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Washington Adds Crohn's Disease To Medical Marijuana Law

Wednesday, 10 November 1999

Washington's Medical Quality Assurance Commission has approved a petition to add Crohn's Disease to the list of qualifying illnesses legally treatable by using marijuana.
Crohn's Disease is an inflammatory bowel disease, characterized by severe abdominal pain, nausea, and weight loss. The state law, adopted by a state-wide voter initiative in 1998, previously allowed marijuana use for patients suffering from AIDS, cancer, multiple sclerosis, glaucoma and intractable pain.
Dr. Rob Killian, the primary sponsor of Washington's initiative in 1998, supported the petition to add Crohn's Disease to the list of diseases treatable with marijuana.
"Crohn's Disease is a particularly debilitating illness, and patients have long espoused the use of marijuana to ease some of its more severe symptoms," said Killian. "By adding this illness to the list, we are further safeguarding a group of patients who need protection from criminal prosecution for using a medicine that works."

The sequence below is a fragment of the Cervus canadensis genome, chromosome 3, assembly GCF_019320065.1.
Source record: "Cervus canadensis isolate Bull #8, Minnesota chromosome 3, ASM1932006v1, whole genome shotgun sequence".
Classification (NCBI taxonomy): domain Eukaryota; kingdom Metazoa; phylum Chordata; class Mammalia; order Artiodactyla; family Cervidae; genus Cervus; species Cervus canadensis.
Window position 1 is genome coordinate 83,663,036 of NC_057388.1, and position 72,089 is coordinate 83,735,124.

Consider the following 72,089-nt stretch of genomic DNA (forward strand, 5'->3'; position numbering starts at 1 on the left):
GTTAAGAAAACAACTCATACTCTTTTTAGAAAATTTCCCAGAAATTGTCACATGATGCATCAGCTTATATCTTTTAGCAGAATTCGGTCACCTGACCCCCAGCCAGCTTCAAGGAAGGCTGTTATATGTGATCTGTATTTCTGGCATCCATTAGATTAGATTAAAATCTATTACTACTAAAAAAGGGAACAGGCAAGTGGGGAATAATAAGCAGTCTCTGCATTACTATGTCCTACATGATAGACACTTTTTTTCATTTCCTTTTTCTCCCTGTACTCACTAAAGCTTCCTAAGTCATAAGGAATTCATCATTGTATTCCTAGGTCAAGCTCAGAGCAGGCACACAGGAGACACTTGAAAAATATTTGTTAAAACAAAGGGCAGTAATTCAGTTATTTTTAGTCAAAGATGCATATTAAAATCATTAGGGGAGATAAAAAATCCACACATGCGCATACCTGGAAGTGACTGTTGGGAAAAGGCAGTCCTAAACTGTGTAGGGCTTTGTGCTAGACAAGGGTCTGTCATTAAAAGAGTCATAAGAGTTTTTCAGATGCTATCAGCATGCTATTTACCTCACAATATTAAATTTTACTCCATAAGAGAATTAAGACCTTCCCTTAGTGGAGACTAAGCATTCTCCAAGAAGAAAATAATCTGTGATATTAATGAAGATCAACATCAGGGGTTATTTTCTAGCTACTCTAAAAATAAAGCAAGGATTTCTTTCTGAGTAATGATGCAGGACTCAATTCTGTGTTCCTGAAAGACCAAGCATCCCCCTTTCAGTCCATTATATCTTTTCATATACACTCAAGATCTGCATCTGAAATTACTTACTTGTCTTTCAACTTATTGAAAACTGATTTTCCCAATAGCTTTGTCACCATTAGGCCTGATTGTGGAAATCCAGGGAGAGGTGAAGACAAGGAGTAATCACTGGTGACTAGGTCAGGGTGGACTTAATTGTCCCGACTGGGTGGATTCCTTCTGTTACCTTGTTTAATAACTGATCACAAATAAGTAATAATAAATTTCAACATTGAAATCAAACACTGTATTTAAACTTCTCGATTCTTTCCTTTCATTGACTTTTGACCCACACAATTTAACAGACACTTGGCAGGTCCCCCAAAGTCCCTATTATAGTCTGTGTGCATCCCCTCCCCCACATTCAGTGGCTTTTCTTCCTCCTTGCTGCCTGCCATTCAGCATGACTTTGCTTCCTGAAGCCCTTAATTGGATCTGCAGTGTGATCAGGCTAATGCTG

"When we drafted this initiative, we knew that there needed to be a mechanism to allow for the addition of medical conditions if information became available to show that its symptoms can be relieved by marijuana," said Killian. "We are happy to see that the system worked."
For more information, please contact Tim Killian of Washington Citizens for Medical Rights at (206) 679-4779.



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